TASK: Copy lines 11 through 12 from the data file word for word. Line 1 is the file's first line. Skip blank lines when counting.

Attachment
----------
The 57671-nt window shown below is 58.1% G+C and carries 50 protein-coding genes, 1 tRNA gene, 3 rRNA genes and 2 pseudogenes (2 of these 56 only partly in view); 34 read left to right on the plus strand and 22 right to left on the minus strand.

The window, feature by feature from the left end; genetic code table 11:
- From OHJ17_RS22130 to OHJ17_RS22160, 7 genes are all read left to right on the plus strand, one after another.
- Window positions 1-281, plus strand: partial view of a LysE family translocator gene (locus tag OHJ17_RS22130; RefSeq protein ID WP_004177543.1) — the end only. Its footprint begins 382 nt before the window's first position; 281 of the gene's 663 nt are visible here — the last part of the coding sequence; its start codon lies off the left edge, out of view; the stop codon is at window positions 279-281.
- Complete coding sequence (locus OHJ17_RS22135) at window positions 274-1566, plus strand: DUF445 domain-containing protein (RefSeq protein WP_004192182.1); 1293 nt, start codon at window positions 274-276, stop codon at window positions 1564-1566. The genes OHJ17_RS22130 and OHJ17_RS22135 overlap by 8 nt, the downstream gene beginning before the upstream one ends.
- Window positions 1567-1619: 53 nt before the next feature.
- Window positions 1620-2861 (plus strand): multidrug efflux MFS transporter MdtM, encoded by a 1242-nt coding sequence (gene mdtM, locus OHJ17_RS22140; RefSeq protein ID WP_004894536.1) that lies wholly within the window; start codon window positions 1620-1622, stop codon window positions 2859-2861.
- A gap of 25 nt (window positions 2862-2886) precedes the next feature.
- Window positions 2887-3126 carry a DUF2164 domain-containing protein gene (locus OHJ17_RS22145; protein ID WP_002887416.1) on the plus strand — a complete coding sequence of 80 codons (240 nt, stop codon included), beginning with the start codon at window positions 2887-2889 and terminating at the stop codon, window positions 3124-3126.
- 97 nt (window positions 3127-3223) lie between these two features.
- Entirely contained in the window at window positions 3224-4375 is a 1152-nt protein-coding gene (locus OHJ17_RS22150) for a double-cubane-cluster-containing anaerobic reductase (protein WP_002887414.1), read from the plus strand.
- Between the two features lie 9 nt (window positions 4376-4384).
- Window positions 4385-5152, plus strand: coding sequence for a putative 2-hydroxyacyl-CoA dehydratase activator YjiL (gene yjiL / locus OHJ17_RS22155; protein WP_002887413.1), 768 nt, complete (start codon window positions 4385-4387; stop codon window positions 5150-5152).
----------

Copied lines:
- Entirely contained in the window at window positions 3224-4375 is a 1152-nt protein-coding gene (locus OHJ17_RS22150) for a double-cubane-cluster-containing anaerobic reductase (protein WP_002887414.1), read from the plus strand.
- Between the two features lie 9 nt (window positions 4376-4384).